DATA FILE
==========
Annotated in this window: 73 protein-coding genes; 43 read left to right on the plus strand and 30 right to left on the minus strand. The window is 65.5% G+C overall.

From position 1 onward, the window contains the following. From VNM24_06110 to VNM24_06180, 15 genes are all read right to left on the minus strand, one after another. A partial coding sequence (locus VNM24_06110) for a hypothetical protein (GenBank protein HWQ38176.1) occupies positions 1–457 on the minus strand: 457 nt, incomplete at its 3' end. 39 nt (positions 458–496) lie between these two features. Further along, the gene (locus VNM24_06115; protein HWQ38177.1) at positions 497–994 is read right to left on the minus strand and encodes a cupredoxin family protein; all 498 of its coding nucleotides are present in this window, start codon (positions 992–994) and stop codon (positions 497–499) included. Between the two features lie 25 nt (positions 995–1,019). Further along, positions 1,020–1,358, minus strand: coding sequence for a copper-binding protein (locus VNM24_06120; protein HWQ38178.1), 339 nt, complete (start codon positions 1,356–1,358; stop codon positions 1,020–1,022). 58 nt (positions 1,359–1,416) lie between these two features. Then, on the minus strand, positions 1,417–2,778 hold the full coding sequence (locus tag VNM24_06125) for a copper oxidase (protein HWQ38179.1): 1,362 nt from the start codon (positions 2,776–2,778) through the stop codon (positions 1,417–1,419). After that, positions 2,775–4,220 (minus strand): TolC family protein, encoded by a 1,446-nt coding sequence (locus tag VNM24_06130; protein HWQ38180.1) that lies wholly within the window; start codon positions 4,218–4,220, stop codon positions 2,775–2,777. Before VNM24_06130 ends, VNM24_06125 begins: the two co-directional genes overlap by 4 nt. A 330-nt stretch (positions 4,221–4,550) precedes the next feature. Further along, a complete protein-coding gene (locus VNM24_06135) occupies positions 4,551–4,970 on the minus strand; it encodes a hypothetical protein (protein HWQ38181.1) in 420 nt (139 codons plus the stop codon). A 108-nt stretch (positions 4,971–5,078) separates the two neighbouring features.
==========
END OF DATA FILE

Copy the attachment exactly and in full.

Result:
Annotated in this window: 73 protein-coding genes; 43 read left to right on the plus strand and 30 right to left on the minus strand. The window is 65.5% G+C overall.

From position 1 onward, the window contains the following. From VNM24_06110 to VNM24_06180, 15 genes are all read right to left on the minus strand, one after another. A partial coding sequence (locus VNM24_06110) for a hypothetical protein (GenBank protein HWQ38176.1) occupies positions 1–457 on the minus strand: 457 nt, incomplete at its 3' end. 39 nt (positions 458–496) lie between these two features. Further along, the gene (locus VNM24_06115; protein HWQ38177.1) at positions 497–994 is read right to left on the minus strand and encodes a cupredoxin family protein; all 498 of its coding nucleotides are present in this window, start codon (positions 992–994) and stop codon (positions 497–499) included. Between the two features lie 25 nt (positions 995–1,019). Further along, positions 1,020–1,358, minus strand: coding sequence for a copper-binding protein (locus VNM24_06120; protein HWQ38178.1), 339 nt, complete (start codon positions 1,356–1,358; stop codon positions 1,020–1,022). 58 nt (positions 1,359–1,416) lie between these two features. Then, on the minus strand, positions 1,417–2,778 hold the full coding sequence (locus tag VNM24_06125) for a copper oxidase (protein HWQ38179.1): 1,362 nt from the start codon (positions 2,776–2,778) through the stop codon (positions 1,417–1,419). After that, positions 2,775–4,220 (minus strand): TolC family protein, encoded by a 1,446-nt coding sequence (locus tag VNM24_06130; protein HWQ38180.1) that lies wholly within the window; start codon positions 4,218–4,220, stop codon positions 2,775–2,777. Before VNM24_06130 ends, VNM24_06125 begins: the two co-directional genes overlap by 4 nt. A 330-nt stretch (positions 4,221–4,550) precedes the next feature. Further along, a complete protein-coding gene (locus VNM24_06135) occupies positions 4,551–4,970 on the minus strand; it encodes a hypothetical protein (protein HWQ38181.1) in 420 nt (139 codons plus the stop codon). A 108-nt stretch (positions 4,971–5,078) separates the two neighbouring features.